Short answer- No.
LL may have had grounds to enter. LL may enter without notice for an emergency (burst water pipe, smoke detector going off, etc).
Even if LL did enter without proper notice (24-48 hours notice is generally accepted as reasonable notice), you've suffered no damages, no harm, and although it places the LL in the awkward position of having done something LL shouldn't--it likely won't have any substantial effect on your eviction.
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It would not get the eviction proceeding dismissed, but it may make the landlord liable for $100. A landlord is required to give a 48 hour notice prior to inspection (24 hours to show the place, and no time requirement in an emergency). What a tenant must do is inform the landlord that they have illegally entered the unit and if they enter again with out a proper notice or permission from the tenant, that the landlord will owe you $100.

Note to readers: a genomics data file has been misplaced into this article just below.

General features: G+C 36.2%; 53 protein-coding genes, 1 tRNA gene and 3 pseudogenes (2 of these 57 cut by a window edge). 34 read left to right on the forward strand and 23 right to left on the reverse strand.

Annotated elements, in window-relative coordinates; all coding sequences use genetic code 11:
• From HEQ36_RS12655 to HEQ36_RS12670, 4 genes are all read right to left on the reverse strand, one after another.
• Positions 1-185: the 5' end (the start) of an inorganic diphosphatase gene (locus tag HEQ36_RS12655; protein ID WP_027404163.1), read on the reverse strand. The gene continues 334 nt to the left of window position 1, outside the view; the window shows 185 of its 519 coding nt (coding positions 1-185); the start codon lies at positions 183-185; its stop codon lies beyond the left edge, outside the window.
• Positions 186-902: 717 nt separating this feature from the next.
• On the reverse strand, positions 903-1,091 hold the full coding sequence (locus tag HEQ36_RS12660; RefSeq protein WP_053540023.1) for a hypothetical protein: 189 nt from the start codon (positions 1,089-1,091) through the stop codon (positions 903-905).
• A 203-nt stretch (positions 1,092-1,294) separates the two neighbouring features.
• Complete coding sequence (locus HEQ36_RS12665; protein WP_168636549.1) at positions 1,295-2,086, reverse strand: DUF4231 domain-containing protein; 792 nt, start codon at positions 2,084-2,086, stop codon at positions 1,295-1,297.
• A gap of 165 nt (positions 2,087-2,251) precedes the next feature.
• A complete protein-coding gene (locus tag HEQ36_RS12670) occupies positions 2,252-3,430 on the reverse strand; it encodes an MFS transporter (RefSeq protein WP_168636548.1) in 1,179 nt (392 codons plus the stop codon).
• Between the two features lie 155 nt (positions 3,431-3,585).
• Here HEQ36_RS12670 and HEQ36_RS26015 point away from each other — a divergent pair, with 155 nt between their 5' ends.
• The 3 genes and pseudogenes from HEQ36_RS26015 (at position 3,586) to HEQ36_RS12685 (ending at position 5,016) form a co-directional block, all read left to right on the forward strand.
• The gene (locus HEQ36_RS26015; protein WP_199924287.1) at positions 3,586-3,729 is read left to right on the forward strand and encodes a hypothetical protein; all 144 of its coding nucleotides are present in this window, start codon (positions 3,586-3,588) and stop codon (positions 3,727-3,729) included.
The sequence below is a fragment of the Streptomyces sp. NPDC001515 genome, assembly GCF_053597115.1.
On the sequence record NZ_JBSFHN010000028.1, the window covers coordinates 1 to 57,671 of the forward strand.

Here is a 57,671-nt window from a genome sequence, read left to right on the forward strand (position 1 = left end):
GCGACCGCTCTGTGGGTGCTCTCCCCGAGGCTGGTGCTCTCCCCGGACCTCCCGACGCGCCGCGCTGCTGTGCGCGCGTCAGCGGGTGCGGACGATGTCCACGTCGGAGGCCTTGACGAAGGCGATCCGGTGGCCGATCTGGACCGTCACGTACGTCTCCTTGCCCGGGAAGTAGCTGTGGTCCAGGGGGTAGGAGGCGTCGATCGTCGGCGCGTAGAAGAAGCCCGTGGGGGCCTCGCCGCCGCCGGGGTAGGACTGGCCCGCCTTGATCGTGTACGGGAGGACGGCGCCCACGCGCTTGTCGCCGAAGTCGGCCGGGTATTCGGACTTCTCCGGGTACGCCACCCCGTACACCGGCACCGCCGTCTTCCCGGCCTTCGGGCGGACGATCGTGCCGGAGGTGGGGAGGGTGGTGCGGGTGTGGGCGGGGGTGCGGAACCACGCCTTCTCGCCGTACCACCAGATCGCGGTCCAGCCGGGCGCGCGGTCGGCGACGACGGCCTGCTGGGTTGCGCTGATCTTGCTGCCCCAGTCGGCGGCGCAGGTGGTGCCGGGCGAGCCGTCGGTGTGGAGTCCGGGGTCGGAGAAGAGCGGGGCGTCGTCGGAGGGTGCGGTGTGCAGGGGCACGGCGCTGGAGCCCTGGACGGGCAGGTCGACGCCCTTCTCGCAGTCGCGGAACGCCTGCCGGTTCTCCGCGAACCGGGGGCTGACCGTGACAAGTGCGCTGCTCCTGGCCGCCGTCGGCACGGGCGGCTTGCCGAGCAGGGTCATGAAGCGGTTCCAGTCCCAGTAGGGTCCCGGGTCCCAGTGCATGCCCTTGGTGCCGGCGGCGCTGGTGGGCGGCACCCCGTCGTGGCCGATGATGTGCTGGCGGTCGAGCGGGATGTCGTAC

Regarding the eviction being thrown out, a court "loses the power to exercise subject matter jurisdiction" (a lawyery way to say the court does not have the power to rule in the landlord's favor) if possession is not longer an issue. That means if you move out, provide the landlord the keys, and relinquish your right to possess the rental unit, the landlord may not be granted a writ of restitution against you. Make sure to completely remove yourself and give back the keys prior to any court dates if you want to stop a writ from being issued.
This answer is for informational purposes only and should not be construed to establish an attorney client relationship. Before taking any legal action, it is always advisable to discuss your specific situation with an attorney.Ask a similar question